Everyone was quiet.
All eyes not glued to computer screens were staring out the windows at the two monstrous cruisers flying alongside them. Warships more interested in preventing their escape than offering protection.
Raidan felt the weight of every passing second, each moment taking him one step closer to the inevitable. And, in the silence of spaceflight, he heard the solemn bells of the executioner.
“This is it, boy,” he whispered to himself. “I hope it was worth it.”
His XO looked up from her station, probably in response to his mumbling. Her narrow eyes shot him a hateful glare.
Seeing her that way, knowing her disgust was justified, made him almost regret his decision to leave her in the dark. She’d been a faithful friend these past several years, and deceiving her had left a bitter taste in his mouth. But if he hadn’t betrayed her, if he’d instead chosen to tell her everything, she would have worked against him to compromise his efforts. Or, perhaps worse, she might’ve taken his side. He doubted it—breaking the law and defying orders wasn’t her way—but if she had, she’d be bound for prison now too. And that would be unbearable.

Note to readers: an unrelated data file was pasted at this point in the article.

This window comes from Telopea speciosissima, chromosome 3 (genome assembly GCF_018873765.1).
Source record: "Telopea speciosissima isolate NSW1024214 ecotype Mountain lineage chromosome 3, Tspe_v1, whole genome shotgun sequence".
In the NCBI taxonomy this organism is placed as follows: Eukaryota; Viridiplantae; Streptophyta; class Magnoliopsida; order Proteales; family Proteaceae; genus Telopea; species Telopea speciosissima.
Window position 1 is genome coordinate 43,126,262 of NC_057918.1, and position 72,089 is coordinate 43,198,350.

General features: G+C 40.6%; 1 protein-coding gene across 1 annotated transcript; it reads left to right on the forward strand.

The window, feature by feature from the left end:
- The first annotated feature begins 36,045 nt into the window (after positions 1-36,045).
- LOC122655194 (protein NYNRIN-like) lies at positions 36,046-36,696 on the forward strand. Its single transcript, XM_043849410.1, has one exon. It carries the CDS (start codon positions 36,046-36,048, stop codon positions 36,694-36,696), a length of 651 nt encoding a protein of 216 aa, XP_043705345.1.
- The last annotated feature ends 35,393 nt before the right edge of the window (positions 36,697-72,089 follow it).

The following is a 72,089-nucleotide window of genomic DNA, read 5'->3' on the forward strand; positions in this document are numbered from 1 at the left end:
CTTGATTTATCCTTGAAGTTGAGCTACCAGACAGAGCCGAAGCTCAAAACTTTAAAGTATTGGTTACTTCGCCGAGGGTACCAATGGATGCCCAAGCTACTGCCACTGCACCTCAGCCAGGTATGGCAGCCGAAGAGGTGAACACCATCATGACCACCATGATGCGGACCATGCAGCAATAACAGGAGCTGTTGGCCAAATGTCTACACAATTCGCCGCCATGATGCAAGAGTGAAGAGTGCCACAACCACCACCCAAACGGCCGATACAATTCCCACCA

Poor beautiful Commander Presley. And she really was beautiful with glossy golden hair, a splendid physique, and, most important of all, cunning green eyes that pierced anything, feared nothing, and gleamed with intelligence. She was more than most twenty-eight-year-old officers could hope to be and an outstanding second in command. His eyes traced her misleadingly delicate face, and part of him wished he were ten years younger, like the junior helmsman at her side, enthralled and intimidated by such a stunning young woman. With an amused grin, Raidan imagined himself as the boy he used to be—the timid new officer at the ops post, nervously scouring his mind for an excuse to ask out a girl. It made him smile, and, for a moment, he almost forgot the gravity of his situation. Almost.